Post-Gazette senior editor Robert Croan recently visited New York and sends along this insightful review of the Met's production of "I puritani," by Vincenzo Bellini. Enjoy!
Pretty Yende thrives on short notice in Met's "Puritani"
By Robert Croan
NEW YORK — Bellini's "I puritani" is an operatic rarity that can only fully make its point when performed by a high-powered cast of four magnetic star singers. For this season's revival, the Metropolitan Opera assembled soprano Diana Damrau, tenor Javier Camarena, baritone Luca Pisaroni and bass Alexey Markov. Except for Ms. Damrau, the lineup is not quite as starry as when this production, by Sandro Sequi, was new in 1976 — Joan Sutherland, Luciano Pavarotti, Sherrill Milnes and James Morris — but it's an impressive assemblage designed to draw aficionados of good singing.
Bel canto opera, essentially the serious works of 19th-century composers Rossini, Bellini and Donizetti, relies on the beauties of the human voice above all other elements. Dramatic credibility, the meanings of individual words, even clarity of diction may be sacrificed on the altar of mellifluous melodies and vocal virtuosity. What action there is takes place between the arias and ensembles in longish stretches of recitative — musical declamation tailored to the rhythms of Italian speech. The melodies are incomparably beautiful, however, and with its generally excellent cast, this season's first-night "Puritani" was highly praised by critics and audiences alike.
On Feb. 14, the night I attended, Ms. Damrau cancelled because of illness. Her replacement in the leading role of Elvira was 32-year-old South African soprano Pretty Yende, who did some quite spectacular singing on short notice. Ms. Yende has a substantial sound, capable of fine-spun legato and agile coloratura. While her overall performance lacked the dazzle and nuance associated with the older, more established Damrau, the younger soprano was an attractive figure on stage, and she rode Bellini's vocal hurdles with facility and grace.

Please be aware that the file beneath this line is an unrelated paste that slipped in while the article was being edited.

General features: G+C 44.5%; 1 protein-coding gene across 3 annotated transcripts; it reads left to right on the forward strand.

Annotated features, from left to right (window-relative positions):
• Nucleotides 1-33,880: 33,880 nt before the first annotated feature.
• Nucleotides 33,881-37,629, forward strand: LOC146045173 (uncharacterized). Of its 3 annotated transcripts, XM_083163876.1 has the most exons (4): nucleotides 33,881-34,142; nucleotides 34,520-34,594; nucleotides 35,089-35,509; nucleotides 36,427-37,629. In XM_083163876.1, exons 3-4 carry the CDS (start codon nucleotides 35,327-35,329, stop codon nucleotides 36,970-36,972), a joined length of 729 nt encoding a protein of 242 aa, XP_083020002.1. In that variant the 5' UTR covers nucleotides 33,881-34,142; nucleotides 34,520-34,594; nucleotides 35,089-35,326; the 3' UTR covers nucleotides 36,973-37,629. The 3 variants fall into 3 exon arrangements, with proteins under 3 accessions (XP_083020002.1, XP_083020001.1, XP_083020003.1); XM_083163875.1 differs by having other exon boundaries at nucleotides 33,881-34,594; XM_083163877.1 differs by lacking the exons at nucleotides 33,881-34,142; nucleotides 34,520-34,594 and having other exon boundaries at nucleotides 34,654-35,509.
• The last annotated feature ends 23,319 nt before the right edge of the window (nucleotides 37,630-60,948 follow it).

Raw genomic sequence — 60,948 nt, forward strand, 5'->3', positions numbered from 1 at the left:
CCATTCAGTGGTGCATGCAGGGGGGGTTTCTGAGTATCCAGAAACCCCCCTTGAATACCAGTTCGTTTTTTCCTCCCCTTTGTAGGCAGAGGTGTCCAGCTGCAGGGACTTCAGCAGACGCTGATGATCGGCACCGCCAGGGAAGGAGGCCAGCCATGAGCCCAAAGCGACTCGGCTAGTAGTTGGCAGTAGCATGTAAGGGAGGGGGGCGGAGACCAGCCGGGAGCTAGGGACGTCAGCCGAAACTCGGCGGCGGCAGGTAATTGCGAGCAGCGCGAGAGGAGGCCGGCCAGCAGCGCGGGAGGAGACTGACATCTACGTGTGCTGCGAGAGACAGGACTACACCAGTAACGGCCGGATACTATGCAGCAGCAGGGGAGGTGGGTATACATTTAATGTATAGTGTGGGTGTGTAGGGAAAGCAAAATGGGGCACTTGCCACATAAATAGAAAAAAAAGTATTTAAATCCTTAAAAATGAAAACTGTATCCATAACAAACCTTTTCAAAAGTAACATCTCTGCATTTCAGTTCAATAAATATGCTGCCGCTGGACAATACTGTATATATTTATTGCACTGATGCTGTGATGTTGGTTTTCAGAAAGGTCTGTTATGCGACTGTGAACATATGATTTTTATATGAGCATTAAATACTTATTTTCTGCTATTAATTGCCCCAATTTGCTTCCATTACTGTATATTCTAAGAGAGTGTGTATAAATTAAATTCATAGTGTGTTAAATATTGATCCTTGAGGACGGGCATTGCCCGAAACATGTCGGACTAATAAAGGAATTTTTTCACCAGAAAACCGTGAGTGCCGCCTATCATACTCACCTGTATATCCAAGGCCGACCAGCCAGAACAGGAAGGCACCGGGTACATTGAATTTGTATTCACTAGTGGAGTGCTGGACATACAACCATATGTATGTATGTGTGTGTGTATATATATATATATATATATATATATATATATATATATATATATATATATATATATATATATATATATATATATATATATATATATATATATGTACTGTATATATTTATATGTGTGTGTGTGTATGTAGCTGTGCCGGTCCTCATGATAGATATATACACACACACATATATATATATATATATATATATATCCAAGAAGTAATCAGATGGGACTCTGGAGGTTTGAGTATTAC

The standard formal design of Bellini's era was the slow cavatina, with a lyrical melody over a broken chord accompaniment, followed by a fast caballetta in dance rhythm showing off vocal fireworks of all sorts. Elvira's second act mad scene, "Qui la voce," is one of the grandest in the genre, matched only, perhaps, by the better-known mad scene in Donizetti's "Lucia di Lammermoor." Ms. Yende did very well vocally, though she didn't always make the coloratura emotionally meaningful. Still, there's no question that this singer is a star in the making.
Ms. Yende was well partnered in duets and ensembles by Mr. Camerena, who tossed off tenor high Cs and D-flats with limitless security and aplomb. Mr. Pisaroni and Mr. Markov were both vocally accomplished and comfortable on stage, though not quite in the Damrau-Camarena class. Nonetheless, the rousing bartione-bass duet, "Suoni la tromba," brought the second act to an exhilarating conclusion. If none of the principals managed to make much of this work's theatrical elements, that may be at least partly attributed to the nature of the genre and of the opera itself. Revival stage director Sarah Ina Meyers relied too much on the original static choral tableaux, and gave the principals little more than stock operatic gestures and unimaginative movements to work with.
Robert Croan is a Post-Gazette senior editor.